ALEXANDRIA, Va.—Some U.S. chefs and industry advocates say new rules to stop the spread of COVID-19 could be the final straw for restaurants, according to Pymnts.com.
The Independent Restaurant Coalition reports that one in six U.S. restaurants already has closed for good due to COVID-19, and that number could grow to one in three by year's end. The National Restaurant Association citied the U.S. Census Bureau data indicating a seasonally adjusted decline in restaurant business in October, the first slippage since the industry began coming back from the damage inflicted by the first wave of shutdowns.
"October’s sales decline is a troubling sign for the industry, as the month likely included some of the last opportunities for outdoor dining in many parts of the country,” the restaurant group wrote. “Factoring in the indoor dining restrictions that are currently being reimposed in some jurisdictions, it becomes clear that the winter months will represent an extremely challenging period for restaurants that rely on on-premises business."
In a Nov. 17 letter to the National Governors Association, Tom Bené, head of the association, said that restaurants are being unfairly blamed for coronavirus cases.
"We continue to support aggressive steps to protect the nation’s public health,” he wrote. “But there is an unfounded impression that restaurants are part of the problem, and we are suffering as a result of inconsistent, restrictive mandates. Tens of thousands of additional restaurant bankruptcies—and millions of lost jobs—are now more likely, while the science remains inconclusive on whether any health benefits will accrue.”
Meanwhile, some restaurant operators are rejecting a new round of shutdown orders. They insist that serving customers indoors is their only way to stay in business and that they can do so safely, reports the Wall Street Journal.
Mike Coughlin, owner of the Village Traven and Grill in Carol Stream, Illinois, is breaking a state order by serving pot-roast and fish-fry platters indoors, but he said it’s worth the risk if it keeps his eatery open.
Like tens of thousands of restaurant owners, Coughlin closed his dining room early in the pandemic, reopened at limited capacity when rules allowed and increased outdoor patio service during the summer. He invested thousands in seating dividers and purchased a $10,000 air-purification system for his dining room this fall. In November, Illinois suspended indoor dining statewide, and Coughlin faced the loss of holiday business as his financial reserves dwindled. He decided to keep the restaurant open, even if it results in legal consequences or fines.
At a recent press conference, Illinois Gov. J.B. Pritzker (D), pointed to studies connecting coronavirus cases to indoor restaurant dining, including a study by the U.S. Centers for Disease Control and Prevention concluding that adults who tested positive for COVID-19 were twice as likely to have reported eating in a restaurant compared to those who tested negative. Scientists say the new virus is more likely to be transmitted indoors where people are in close contact and are not wearing masks.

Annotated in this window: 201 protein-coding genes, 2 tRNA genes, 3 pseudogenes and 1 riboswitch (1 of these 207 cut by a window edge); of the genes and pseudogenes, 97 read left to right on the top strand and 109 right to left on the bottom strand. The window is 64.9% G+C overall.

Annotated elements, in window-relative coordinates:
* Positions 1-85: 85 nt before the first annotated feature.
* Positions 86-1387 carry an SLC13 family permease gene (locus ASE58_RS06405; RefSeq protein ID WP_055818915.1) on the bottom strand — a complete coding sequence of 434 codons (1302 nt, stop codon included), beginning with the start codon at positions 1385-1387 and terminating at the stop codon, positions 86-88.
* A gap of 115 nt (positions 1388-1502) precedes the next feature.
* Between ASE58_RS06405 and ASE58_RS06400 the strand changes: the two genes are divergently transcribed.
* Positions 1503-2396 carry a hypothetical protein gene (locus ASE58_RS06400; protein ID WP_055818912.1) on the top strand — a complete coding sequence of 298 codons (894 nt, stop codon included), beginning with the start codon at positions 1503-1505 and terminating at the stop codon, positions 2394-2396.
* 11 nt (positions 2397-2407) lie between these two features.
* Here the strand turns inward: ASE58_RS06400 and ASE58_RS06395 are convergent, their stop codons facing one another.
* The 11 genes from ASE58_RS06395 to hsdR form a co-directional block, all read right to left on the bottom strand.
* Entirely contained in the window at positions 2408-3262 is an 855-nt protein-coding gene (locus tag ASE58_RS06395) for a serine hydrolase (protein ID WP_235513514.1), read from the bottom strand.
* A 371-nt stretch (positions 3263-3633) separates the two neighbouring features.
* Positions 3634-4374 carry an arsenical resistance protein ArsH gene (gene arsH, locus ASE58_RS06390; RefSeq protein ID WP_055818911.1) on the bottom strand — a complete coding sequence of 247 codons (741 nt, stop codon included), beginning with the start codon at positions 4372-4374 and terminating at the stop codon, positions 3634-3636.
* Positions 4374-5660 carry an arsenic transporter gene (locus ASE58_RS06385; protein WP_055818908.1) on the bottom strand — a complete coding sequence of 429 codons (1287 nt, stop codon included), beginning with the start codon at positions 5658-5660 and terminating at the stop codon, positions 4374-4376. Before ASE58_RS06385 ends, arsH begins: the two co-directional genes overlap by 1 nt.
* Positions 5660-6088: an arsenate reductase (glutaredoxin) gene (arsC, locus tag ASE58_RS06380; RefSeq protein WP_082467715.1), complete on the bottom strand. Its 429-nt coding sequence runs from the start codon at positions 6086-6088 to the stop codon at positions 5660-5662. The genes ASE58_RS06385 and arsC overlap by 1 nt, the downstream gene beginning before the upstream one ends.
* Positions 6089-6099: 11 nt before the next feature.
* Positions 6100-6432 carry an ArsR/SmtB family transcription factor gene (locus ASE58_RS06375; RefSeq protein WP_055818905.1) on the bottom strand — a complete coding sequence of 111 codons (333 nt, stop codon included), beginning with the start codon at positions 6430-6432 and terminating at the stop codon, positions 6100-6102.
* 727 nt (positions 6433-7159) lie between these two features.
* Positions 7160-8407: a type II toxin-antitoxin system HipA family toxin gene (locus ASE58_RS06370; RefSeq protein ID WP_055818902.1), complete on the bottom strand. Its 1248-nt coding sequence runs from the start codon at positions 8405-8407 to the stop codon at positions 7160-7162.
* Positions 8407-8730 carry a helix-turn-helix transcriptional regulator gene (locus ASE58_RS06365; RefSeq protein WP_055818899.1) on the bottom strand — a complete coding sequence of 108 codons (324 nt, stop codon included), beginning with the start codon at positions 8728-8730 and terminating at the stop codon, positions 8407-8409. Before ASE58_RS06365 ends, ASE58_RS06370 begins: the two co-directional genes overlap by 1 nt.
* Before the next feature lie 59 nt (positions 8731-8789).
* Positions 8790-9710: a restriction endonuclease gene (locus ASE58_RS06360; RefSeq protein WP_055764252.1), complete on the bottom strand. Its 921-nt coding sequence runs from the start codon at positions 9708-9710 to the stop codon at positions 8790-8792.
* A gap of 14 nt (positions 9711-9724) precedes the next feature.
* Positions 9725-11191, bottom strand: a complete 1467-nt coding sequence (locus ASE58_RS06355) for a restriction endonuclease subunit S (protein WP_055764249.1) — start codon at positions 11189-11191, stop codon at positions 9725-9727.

Restaurants and trade groups in an increasing number of states, including California, Illinois, Michigan, New York, Oregon and Texas, have sued over dining restrictions in state and federal courts. Restauranteurs in Illinois, Pennsylvania and New York City have held rallies demanding that dining rooms remain open.
Illinois was the first state to ban indoor dining again in November, followed by Michigan, Washington, Minnesota, Kentucky and most of California. New Mexico and Oregon have eliminated table service altogether. In New York City, officials say they may suspend indoor dining if cases continue to rise.
A Stanford University study published earlier this month found restaurants and cafes are “super spreader” sites where many have contracted COVID-19, but the NRA and other industry groups argue that the Stanford study—and an earlier one by the CDC—relied on small samples, lacked contact-tracing data and didn’t take into account whether the restaurants they studied had properly followed safety measures.
As of Nov. 23, Illinois State Police had received 176 complaints regarding businesses and public events out of compliance with COVID-19 restrictions, a spokeswoman said. Special agents issued misdemeanor charges in five incidents as of Nov. 17.
At a recent meeting in Rockford, Illinois, some local leaders told operators of more than 100 bars and restaurants that they didn’t intend to force businesses to close due to noncompliance. “There’s no proof they were ever really the problem,” said Illinois State Sen. Dave Syverson (R).
But the city’s mayor does not agree. “I have tremendous empathy but also have lost quite a lot of patience for the few who don’t feel they have to follow these mitigations,” said Tom McNamara (D).
NACS has compiled resources to help the convenience retail community navigate the COVID-19 crisis. For news updates and guidance, visit our coronavirus resources page.